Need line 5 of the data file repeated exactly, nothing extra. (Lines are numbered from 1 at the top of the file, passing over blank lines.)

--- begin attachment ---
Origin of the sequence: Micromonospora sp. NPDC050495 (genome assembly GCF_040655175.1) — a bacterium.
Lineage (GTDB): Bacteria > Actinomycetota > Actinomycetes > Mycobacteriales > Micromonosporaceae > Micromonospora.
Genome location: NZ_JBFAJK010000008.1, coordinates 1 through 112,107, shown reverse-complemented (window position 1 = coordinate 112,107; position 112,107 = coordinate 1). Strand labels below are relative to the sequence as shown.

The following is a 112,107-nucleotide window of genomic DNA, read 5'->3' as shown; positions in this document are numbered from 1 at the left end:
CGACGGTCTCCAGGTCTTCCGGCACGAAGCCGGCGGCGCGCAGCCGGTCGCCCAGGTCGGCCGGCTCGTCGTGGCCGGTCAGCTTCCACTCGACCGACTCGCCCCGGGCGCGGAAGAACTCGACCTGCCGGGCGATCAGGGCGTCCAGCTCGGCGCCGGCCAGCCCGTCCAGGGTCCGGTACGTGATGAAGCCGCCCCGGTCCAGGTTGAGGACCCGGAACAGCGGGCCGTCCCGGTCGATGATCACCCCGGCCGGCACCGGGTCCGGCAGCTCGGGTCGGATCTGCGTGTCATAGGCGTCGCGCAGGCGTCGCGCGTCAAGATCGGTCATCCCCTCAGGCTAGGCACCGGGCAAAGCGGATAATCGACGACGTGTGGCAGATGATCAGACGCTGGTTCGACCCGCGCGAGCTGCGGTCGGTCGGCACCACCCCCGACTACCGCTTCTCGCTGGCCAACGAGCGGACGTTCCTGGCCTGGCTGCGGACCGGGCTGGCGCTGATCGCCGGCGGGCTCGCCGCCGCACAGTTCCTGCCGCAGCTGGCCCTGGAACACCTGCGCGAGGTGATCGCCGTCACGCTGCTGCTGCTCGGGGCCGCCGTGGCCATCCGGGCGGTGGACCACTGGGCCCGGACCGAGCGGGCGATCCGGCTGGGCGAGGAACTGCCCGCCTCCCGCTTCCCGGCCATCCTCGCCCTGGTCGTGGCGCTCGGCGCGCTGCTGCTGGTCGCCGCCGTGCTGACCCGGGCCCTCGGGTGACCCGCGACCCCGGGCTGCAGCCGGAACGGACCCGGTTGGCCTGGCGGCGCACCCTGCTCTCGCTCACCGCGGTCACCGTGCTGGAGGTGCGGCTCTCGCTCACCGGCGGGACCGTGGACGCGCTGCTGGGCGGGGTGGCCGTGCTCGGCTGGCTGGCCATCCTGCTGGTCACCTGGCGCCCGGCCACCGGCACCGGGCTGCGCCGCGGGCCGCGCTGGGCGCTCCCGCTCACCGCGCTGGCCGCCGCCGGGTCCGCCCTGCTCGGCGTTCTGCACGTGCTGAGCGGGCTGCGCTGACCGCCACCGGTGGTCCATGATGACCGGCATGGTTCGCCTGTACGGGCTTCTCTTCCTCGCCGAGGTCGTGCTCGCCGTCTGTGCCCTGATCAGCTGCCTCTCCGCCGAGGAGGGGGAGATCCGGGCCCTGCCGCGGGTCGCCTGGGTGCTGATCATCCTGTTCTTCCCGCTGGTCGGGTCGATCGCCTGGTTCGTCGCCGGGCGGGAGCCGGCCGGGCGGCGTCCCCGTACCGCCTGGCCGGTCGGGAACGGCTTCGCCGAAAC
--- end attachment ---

CGACGGTCTCCAGGTCTTCCGGCACGAAGCCGGCGGCGCGCAGCCGGTCGCCCAGGTCGGCCGGCTCGTCGTGGCCGGTCAGCTTCCACTCGACCGACTCGCCCCGGGCGCGGAAGAACTCGACCTGCCGGGCGATCAGGGCGTCCAGCTCGGCGCCGGCCAGCCCGTCCAGGGTCCGGTACGTGATGAAGCCGCCCCGGTCCAGGTTGAGGACCCGGAACAGCGGGCCGTCCCGGTCGATGATCACCCCGGCCGGCACCGGGTCCGGCAGCTCGGGTCGGATCTGCGTGTCATAGGCGTCGCGCAGGCGTCGCGCGTCAAGATCGGTCATCCCCTCAGGCTAGGCACCGGGCAAAGCGGATAATCGACGACGTGTGGCAGATGATCAGACGCTGGTTCGACCCGCGCGAGCTGCGGTCGGTCGGCACCACCCCCGACTACCGCTTCTCGCTGGCCAACGAGCGGACGTTCCTGGCCTGGCTGCGGACCGGGCTGGCGCTGATCGCCGGCGGGCTCGCCGCCGCACAGTTCCTGCCGCAGCTGGCCCTGGAACACCTGCGCGAGGTGATCGCCGTCACGCTGCTGCTGCTCGGGGCCGCCGTGGCCATCCGGGCGGTGGACCACTGGGCCCGGACCGAGCGGGCGATCCGGCTGGGCGAGGAACTGCCCGCCTCCCGCTTCCCGGCCATCCTCGCCCTGGTCGTGGCGCTCGGCGCGCTGCTGCTGGTCGCCGCCGTGCTGACCCGGGCCCTCGGGTGACCCGCGACCCCGGGCTGCAGCCGGAACGGACCCGGTTGGCCTGGCGGCGCACCCTGCTCTCGCTCACCGCGGTCACCGTGCTGGAGGTGCGGCTCTCGCTCACCGGCGGGACCGTGGACGCGCTGCTGGGCGGGGTGGCCGTGCTCGGCTGGCTGGCCATCCTGCTGGTCACCTGGCGCCCGGCCACCGGCACCGGGCTGCGCCGCGGGCCGCGCTGGGCGCTCCCGCTCACCGCGCTGGCCGCCGCCGGGTCCGCCCTGCTCGGCGTTCTGCACGTGCTGAGCGGGCTGCGCTGACCGCCACCGGTGGTCCATGATGACCGGCATGGTTCGCCTGTACGGGCTTCTCTTCCTCGCCGAGGTCGTGCTCGCCGTCTGTGCCCTGATCAGCTGCCTCTCCGCCGAGGAGGGGGAGATCCGGGCCCTGCCGCGGGTCGCCTGGGTGCTGATCATCCTGTTCTTCCCGCTGGTCGGGTCGATCGCCTGGTTCGTCGCCGGGCGGGAGCCGGCCGGGCGGCGTCCCCGTACCGCCTGGCCGGTCGGGAACGGCTTCGCCGAAAC